It looks like it will be a great tool for prototyping. A tool to help developers that don’t have experience with CSS and layout to have a starting point. As someone who spent some time building smoke and mirrors prototypes for UX research, I welcome tools like this.
What concerns me is the assertion that this is production-grade code when it simply is not.
Friday, September 15th, 2023
Wednesday, August 9th, 2023
We do quite a bit of prototyping at Clearleft. There’s no better way to reduce risk than to get something in front of users as quickly as possible to test whether you’re on the right track or not.
It’s something to look at, something to prod. And ideally you’re trying to work out what works and what doesn’t.
Prototypical code isn’t production code. It’s quick and it’s often a little bit dirty and it’s not really fit for purpose in that final deliverable. But it’s also there to be inspiring and to gather a team and show that something is possible.
I can’t reiterate that enough: prototype code isn’t production code.
I’ve written about the two different mindsets before:
So these two kinds of work require very different attitudes. For production work, quality is key. For prototyping, making something quickly is what matters.
Addy recently wrote an excellent blog post on the topic of prototyping. The value of a prototype is in the insight it imparts, not the code.
It’s crucial to remember that in a prototype, the code serves merely as a medium—a way to facilitate understanding. It’s a means to an end, not the end itself. The code of a prototype is disposable and mutable. In contrast, the lessons learned from a prototype, the insights gained from user interaction and feedback, are far more durable and impactful.
It can be tempting to re-use code from a prototype. I get it. It seems like a waste to throw away code and build something from scratch. But trust me—and I speak from experience here—it will take more time to wrangle prototype code into something that’s production-ready.
The problem is that quality is often invisible. Think about semantics, performance, security, privacy, and accessibility. Those matter—for production code—but they’re under the surface. For someone who doesn’t understand the importance of those hidden qualities a prototype that looks like it works seems ready to ship. It’s understandable that they’d balk at the idea of just throwing that code away and writing new code. Sometimes the suspension of disbelief that a prototype is aiming for works too well.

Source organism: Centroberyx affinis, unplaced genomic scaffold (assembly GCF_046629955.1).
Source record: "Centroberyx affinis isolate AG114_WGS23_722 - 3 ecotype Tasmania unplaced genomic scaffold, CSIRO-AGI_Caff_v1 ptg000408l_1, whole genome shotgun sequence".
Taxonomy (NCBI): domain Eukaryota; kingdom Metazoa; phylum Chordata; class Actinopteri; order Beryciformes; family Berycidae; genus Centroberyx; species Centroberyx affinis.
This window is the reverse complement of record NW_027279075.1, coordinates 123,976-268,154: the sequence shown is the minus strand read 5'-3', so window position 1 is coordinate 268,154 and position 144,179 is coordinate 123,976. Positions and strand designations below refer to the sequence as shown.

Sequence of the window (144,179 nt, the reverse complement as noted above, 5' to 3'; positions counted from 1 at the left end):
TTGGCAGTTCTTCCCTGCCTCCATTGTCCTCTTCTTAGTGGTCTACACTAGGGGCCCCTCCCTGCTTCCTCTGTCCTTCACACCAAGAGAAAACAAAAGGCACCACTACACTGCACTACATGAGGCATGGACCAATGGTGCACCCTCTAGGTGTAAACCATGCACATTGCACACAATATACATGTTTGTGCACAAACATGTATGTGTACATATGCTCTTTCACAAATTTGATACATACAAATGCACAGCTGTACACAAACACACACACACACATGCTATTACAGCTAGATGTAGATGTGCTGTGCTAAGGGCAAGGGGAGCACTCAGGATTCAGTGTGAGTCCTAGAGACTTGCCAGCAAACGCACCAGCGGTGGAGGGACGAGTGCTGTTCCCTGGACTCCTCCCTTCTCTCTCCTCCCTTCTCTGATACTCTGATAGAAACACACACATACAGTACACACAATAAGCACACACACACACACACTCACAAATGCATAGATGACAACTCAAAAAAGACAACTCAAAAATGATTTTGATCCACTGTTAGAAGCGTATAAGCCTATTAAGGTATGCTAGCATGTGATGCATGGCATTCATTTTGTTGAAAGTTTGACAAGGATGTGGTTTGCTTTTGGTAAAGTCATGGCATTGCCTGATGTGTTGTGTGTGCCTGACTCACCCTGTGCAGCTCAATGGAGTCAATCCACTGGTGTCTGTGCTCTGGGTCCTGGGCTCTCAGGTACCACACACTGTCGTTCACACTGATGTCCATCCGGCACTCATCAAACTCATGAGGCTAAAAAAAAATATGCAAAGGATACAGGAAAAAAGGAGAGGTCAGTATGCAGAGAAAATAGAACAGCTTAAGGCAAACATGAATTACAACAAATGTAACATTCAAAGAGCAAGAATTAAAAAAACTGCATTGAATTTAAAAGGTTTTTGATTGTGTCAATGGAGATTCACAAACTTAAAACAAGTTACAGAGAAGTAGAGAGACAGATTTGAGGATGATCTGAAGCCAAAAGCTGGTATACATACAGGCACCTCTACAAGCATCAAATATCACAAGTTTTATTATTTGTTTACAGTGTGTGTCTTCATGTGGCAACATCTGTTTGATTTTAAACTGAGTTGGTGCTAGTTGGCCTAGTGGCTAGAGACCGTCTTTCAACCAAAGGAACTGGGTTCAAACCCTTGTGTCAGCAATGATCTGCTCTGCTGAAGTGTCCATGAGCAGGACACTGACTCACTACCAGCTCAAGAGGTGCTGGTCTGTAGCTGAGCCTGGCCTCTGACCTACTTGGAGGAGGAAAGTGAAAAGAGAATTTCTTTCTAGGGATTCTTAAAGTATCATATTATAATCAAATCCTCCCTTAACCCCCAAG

As is so often the case, this isn’t a technical problem. It’s a communication issue.
Friday, July 7th, 2023
Wednesday, June 28th, 2023
A good looking artifact too early in the process gains buy-in too quickly and kills discovery.
Monday, June 19th, 2023
I’ve been banging the drum for a
button type="share" for a while now.
The Fullscreen API has the same restriction. You can’t make the browser go fullscreen unless you’re responding to user gesture, like a click. So why not have button type=”fullscreen” in HTML to encapsulate that? And again, the fallback in non-supporting browsers is predictable—it behaves like a regular button—so this is trivial to polyfill.
There’s another “smell” that points to some potential button types: what functionality do browsers provide in their interfaces?
Some browsers provide a print button. So how about
button type="print"? The functionality is currently doable with
button onclick="window.print()" so this would be a nicer, more declarative way of doing something that’s already possible.
It’s the same with back buttons, forward buttons, and refresh buttons. The functionality is available through a browser interface, and it’s also scriptable, so why not have a declarative equivalent?
How about bookmarking?
And remember, the browser interface isn’t always visible: progressive web apps that launch with minimal browser UI need to provide this functionality.
Šime Vidas was wondering about
button type="copy” for copying to clipboard. Again, it’s something that’s currently scriptable and requires a user gesture. It’s a little more complex than the other actions because there needs to be some way of providing the text to be copied, but it’s definitely a valid use case.
Monday, June 12th, 2023